Loneliness, Imagination, & The Specter of Totalitarianism

The Hannah Arendt Center
6 min readFeb 21, 2017

“The ideal subject of totalitarian rule is not the convinced Nazi or the convinced Communist, but people for whom the distinction between fact and fiction (i.e., the reality of experience) and the distinction between true and false (i.e., the standards of thought) no longer exist.”

— Hannah Arendt, The Origins of Totalitarianism

Earlier this month, as part of the Courage to Be Program hosted by the Hannah Arendt Center, Penny Gill gave an inspired talk on what it means to act courageously. Drawing from her timely work, What in the World Is Going On?, Gill asked us to think about the narratives we weave about the world and how those narratives prevent us from acting in the world.

The central argument underpinning Gill’s work is that while courage can seem heroic, it “is more likely to flow from our deep connections with and commitments to each other. In a culture marked by alienation, competitiveness, and loneliness, living with courage can seem impossible, but it surely isn’t. It’s a natural outcome of a life lived with depth and integrity.” The main obstacle to acting with courage is fear, and right now many of us feel as if we live in a world that is soaked through with fear. Society, the media, the endless news cycles create a constant sense of crisis. It is a feeling of loneliness, of being cut off from others and the world that leads us to contemplate a stream of nightmare scenarios, which turn us away from thinking and acting in concert. As soon as one fear is absolved another is born, and society and politicians use fear tactically in order to undermine our individual ability to act, and to separate fact from fiction. This manufactured fear, as Gill describes it, undermines our facility “to discern clearly and respond to things we know are not okay, things that require resistance.”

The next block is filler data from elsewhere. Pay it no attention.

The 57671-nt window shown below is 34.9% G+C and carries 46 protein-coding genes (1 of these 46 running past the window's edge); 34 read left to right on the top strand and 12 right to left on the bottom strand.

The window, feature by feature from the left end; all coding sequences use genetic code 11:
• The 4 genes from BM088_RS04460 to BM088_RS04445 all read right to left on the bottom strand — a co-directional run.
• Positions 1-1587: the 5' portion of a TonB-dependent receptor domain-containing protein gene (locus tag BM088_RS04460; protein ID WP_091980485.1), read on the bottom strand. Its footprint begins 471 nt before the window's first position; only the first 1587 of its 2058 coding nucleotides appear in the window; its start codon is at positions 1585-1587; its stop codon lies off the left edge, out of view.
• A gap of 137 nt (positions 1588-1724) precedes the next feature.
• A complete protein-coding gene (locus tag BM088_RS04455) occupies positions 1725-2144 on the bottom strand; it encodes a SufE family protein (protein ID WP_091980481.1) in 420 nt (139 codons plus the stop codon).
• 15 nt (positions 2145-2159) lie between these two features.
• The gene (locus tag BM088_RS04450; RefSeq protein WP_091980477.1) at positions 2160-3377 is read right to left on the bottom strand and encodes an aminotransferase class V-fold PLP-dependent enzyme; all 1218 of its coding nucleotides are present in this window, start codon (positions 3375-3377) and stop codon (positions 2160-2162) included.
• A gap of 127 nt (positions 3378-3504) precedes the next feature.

Dancing around the specter of Donald Trump, lingering only long enough for us to contemplate what it means for him to have the nuclear codes, Gill turned our reflective gaze away from public affairs toward the private life of the self. In order to act courageously in the world, to see the distinction between fact and fiction, we must first turn inward toward the life of the mind. If fear can isolate us from others by…

The Hannah Arendt Center

The Hannah Arendt Center for Politics and the Humanities at Bard College is an expansive home for thinking about and in the spirit of Hannah Arendt.